Lamingtons made easy

There's a reason this recipe is an Aussie classic -
  serve these lamingtons and you'll see why!



125g butter, softened
1 cup caster sugar
1/2 teaspoon vanilla extract
3 eggs
1 3/4 cups self-raising flour, sifted
1/2 cup milk
2 cups desiccated coconut

3 1/2 cups icing sugar mixture
1/4 cup cocoa powder
1 tablespoon butter, softened
1/2 cup boiling water
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Step 1
Preheat oven to 180°C/160°C fan-forced. Grease a 3cm-deep, 20cm x 30cm (base) lamington pan. Line with baking paper, leaving a 2cm overhang on all sides. Using an electric mixer, beat butter, sugar and vanilla until light and fluffy. Add eggs, 1 at a time, beating well after each addition (mixture may curdle).

Step 2
Sift half the flour over butter mixture. Stir to combine. Add half the milk. Stir to combine. Repeat with remaining flour and milk. Spoon into prepared pan. Smooth top. Bake for 30 minutes or until a skewer inserted in centre comes out clean. Stand in pan for 10 minutes. Turn out onto a wire rack. Cover with a clean tea towel. Set aside overnight.

Step 3
Make icing: Sift icing sugar and cocoa into a bowl. Add butter and boiling water. Stir until smooth.

Step 4
Cut cake into 15 pieces. Place coconut in a dish. Using a fork, dip 1 piece of cake in icing. Shake off excess. Toss in coconut. Place on a wire rack over a baking tray. Repeat with remaining cake, icing and coconut. Stand for 2 hours or until set.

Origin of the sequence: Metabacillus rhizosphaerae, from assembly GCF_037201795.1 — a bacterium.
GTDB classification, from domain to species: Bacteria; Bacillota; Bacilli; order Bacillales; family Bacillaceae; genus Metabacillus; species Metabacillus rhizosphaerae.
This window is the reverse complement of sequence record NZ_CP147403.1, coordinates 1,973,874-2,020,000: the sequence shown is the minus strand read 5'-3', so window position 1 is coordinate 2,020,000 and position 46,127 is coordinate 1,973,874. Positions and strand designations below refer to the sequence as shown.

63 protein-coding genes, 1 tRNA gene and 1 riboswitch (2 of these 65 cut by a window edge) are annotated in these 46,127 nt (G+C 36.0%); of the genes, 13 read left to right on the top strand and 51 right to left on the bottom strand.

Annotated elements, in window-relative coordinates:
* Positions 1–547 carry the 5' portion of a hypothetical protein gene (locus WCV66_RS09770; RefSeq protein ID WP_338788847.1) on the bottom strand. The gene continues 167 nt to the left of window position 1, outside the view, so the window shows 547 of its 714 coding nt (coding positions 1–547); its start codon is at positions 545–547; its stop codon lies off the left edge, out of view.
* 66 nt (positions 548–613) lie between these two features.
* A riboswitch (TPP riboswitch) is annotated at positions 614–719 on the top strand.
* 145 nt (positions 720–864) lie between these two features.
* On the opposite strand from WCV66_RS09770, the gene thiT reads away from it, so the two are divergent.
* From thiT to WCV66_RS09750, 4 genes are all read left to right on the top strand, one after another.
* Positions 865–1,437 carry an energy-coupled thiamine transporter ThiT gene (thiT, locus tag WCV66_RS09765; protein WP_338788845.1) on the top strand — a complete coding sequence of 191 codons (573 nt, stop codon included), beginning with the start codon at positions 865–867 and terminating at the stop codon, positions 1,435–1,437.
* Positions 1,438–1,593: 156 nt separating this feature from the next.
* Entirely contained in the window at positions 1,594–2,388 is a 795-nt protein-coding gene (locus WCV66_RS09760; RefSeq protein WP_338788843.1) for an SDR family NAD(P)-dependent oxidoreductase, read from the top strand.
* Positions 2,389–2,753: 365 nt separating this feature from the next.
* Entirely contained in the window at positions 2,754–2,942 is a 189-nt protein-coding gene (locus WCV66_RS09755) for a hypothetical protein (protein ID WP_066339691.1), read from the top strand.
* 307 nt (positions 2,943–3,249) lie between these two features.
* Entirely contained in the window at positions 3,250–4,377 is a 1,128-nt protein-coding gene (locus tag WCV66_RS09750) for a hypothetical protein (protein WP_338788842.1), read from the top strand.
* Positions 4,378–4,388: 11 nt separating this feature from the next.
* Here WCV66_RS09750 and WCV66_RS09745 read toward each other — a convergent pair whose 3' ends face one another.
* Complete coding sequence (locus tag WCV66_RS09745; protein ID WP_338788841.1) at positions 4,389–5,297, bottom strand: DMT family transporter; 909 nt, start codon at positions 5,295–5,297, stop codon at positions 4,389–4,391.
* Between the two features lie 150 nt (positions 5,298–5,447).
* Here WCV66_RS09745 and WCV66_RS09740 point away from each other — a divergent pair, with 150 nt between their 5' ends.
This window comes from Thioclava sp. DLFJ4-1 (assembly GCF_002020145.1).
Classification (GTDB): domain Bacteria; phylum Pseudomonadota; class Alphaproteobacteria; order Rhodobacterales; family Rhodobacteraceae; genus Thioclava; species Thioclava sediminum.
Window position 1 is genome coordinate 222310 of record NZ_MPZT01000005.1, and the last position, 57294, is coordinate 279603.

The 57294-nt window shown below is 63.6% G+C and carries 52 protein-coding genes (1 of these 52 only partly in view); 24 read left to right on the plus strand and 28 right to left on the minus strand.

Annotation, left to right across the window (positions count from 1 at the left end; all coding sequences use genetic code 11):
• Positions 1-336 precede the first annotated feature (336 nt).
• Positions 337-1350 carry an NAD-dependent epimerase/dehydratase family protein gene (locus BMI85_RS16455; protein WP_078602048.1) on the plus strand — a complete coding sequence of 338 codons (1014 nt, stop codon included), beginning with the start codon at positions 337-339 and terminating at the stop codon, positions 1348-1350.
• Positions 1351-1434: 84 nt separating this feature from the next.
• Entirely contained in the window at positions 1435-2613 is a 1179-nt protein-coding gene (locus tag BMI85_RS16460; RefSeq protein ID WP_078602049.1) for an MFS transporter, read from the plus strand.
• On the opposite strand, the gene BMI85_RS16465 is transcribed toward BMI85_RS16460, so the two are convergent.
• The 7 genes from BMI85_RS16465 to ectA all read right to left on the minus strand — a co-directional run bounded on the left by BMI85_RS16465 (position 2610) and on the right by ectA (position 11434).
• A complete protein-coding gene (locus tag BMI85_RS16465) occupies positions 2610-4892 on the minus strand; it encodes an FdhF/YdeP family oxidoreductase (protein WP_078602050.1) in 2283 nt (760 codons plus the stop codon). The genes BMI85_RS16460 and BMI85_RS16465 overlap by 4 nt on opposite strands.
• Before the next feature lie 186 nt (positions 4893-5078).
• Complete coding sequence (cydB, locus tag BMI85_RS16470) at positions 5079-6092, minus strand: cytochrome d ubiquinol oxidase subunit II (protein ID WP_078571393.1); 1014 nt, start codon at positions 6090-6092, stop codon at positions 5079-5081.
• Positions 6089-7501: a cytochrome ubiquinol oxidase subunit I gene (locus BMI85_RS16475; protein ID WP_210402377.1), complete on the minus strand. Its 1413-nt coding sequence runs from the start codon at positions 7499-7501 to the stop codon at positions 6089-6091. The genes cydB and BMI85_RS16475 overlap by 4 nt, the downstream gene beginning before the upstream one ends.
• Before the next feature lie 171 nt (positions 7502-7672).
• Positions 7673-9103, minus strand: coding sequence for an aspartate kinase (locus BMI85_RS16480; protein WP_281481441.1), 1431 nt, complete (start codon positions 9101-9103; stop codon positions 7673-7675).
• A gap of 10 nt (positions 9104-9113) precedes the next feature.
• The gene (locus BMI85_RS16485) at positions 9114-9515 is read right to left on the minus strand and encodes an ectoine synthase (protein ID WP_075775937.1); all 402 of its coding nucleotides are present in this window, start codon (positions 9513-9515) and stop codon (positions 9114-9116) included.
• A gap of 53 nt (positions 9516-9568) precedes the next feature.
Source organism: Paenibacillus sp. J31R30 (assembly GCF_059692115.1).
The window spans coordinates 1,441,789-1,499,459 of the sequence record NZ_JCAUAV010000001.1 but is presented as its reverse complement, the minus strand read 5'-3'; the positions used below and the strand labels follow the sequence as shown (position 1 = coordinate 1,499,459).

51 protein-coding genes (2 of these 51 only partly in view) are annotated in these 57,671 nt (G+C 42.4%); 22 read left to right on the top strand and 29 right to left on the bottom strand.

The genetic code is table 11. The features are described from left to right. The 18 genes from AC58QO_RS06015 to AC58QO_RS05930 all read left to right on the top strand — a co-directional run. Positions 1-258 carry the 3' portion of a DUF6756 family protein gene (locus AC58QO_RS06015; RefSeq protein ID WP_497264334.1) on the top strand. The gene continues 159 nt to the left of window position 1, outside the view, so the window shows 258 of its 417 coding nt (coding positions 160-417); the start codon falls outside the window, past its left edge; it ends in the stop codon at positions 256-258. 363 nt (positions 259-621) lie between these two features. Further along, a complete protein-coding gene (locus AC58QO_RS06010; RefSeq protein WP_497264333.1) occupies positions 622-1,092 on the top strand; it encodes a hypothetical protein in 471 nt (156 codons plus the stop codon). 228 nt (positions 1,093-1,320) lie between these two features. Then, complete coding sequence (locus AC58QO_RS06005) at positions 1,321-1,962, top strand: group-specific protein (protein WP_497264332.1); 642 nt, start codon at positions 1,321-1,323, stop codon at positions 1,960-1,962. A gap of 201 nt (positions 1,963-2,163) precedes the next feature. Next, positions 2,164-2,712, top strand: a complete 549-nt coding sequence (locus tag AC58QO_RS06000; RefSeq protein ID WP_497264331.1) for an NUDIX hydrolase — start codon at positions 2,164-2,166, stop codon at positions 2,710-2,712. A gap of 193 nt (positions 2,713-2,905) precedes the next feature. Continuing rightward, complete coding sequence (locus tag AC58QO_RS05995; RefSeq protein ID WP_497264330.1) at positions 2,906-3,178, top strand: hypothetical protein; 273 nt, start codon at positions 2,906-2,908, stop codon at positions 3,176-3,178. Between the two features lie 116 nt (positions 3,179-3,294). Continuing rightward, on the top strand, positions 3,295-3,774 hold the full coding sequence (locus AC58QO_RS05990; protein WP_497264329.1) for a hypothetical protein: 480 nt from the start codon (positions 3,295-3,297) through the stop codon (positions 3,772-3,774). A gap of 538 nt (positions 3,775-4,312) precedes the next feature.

Small squares of plain cake, dipped in melted chocolate and sugar and coated in desiccated coconut. Said to have been named after Baron Lamington (see below), a popular governor of Queensland from 1896 to 1901.


3 eggs
1/2 cup castor sugar
3/4 cup self-raising flour
1/4 cup cornflour
15g (1/2oz) butter
3 tablespoons hot water

  • Beat eggs until thick and creamy. Gradually add sugar. Continue beating until sugar completely dissolved.
  • Fold in sifted SR flour and cornflour, then combined water and butter.
  • Pour mixture into prepared lamington tins 18cm x 28cm (7in x 11in).

Bake in moderate oven approximately 30 mins.
Let cake stand in pan for 5 min before turning out onto wire rack.


3 cups desiccated coconut
500g (1lb) icing sugar
1/3 cup cocoa
(extra cocoa can be added, according to taste)
15g (1/2oz) butter
1/2 cup milk

  • Sift icing sugar and cocoa into heatproof bowl.
  • Stir in butter and milk.